- Children’s Programs: : Over 5,000 children are served each year thorough hands-on field trips to the Ventura and Agriculture Museums. The Museum also offers “Free First Sundays” every first Sunday of the month to encourage families and individuals to visit both museums.
- Community Events and Programs: The Museum sponsors and presents about 100 events each year, including lectures, gallery talks, films, concerts, receptions, gala events and more.
- Members: Over 1,000 businesses and individuals support the Museum and special benefits like free entry, store and event discounts, advance sales, the annual Journal of Ventura County History, and more.
- Annual Budget: The Museum’s 2020/21 budget is approximately $2,800,000. About 10% of the funding to support the Museum comes from earned revenue (admissions, sales, rentals, etc.). The rest comes from a combination of government support, foundation support, endowment earnings, special events, and contributions from individuals and corporations. The City of Ventura and Ventura County have each made significant investments in the Museum, in order to ensure that the Museum is sustainable and able to appropriately steward its collections and serve the community. The Museum’s most recent audited financials can be found HERE.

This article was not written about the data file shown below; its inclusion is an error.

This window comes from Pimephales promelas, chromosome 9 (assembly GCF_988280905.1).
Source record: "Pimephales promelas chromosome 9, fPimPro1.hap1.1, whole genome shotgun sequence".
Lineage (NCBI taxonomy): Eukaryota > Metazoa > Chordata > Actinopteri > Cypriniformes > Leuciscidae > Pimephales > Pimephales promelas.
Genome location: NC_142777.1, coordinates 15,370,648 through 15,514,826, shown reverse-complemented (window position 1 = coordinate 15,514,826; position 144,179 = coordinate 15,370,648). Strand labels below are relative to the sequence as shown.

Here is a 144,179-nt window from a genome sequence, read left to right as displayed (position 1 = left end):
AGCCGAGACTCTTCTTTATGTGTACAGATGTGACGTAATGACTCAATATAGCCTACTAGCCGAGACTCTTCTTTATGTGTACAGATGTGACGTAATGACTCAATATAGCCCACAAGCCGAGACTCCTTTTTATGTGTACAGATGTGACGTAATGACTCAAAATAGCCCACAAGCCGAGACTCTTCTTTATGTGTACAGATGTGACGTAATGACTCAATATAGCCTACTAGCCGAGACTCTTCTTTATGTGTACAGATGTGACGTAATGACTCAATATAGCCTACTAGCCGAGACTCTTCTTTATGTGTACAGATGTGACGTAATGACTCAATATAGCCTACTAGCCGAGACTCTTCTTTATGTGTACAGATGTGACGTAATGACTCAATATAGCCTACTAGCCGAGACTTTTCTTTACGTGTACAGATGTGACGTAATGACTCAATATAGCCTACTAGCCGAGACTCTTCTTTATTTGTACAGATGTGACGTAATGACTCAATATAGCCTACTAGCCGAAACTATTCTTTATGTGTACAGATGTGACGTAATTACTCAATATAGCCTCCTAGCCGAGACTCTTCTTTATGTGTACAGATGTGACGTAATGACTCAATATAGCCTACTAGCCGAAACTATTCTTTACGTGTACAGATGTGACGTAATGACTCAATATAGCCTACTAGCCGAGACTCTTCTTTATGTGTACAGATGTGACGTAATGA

- Endowment Funds: : Endowment funds are professionally managed and are overseen by the Finance and Investment Committee, made up of Board and community members. The funds provide operating income for either restricted or general Museum activities, as designated by the donor. A list of all endowments can be found here.
- Board of Directors: The board meets bi-monthly and is comprised of up to 15 board members elected for three-year terms
- Staff and Volunteers: The Museum is operated by 15 full-time and 18 part-time professional staff members, and a cadre of over 40 active docents and volunteers who contribute over 15,000 hours of service annually.
Here are select accomplishments in each of 6 pillars, between July 1, 2018 and January 31, 2020:
- Increased audience numbers by 50%
- Introduced 75 new programs
- Installed 45 new exhibits
- Launched multiple “rapid response collecting” efforts
- Expanded hours at the Albinger Archeological Museum
- Started an Innovation Committee
- Exceeded national standards for online engagement by 44% (open rate) and 260% (click rate)
- Raised $2.34 million for the endowment (bringing total to $8.8 million)
- Increased earned revenue by over 10%
- Secured 525 new donors
- Increased average onsite revenue by over 500% (from $.45 per visitor per trip in 2017 to an average of $3 per person per trip in 2019)
- Approved new bylaws
- Adopted 22 new policies for maximum transparency
- Developed all new committee descriptions and roles
- Deaccessioned over 1,000 artifacts and artworks (removing certain items from the collection is vital as it will increase the Museum’s ability to properly care for its collection)
- Adopted a new Collections Policy
- Completed an archives assessment and developed an archives conservation plan
- Established partnership with CSUCI and digitized 702 archive items
- Processed 134 cubic feet of backlogged archives
- Have established collaborations with 40 new partners, ranging from the Conejo Valley Safe Passages Program for youth-at-risk to the Channel Islands Bike Club to the Ventura Chamber of Commerce
- Started new historical alliance
- Initiated a Visioning and Strategic Planning process, with survey and workshops
- Adopted a new vision statement and purpose.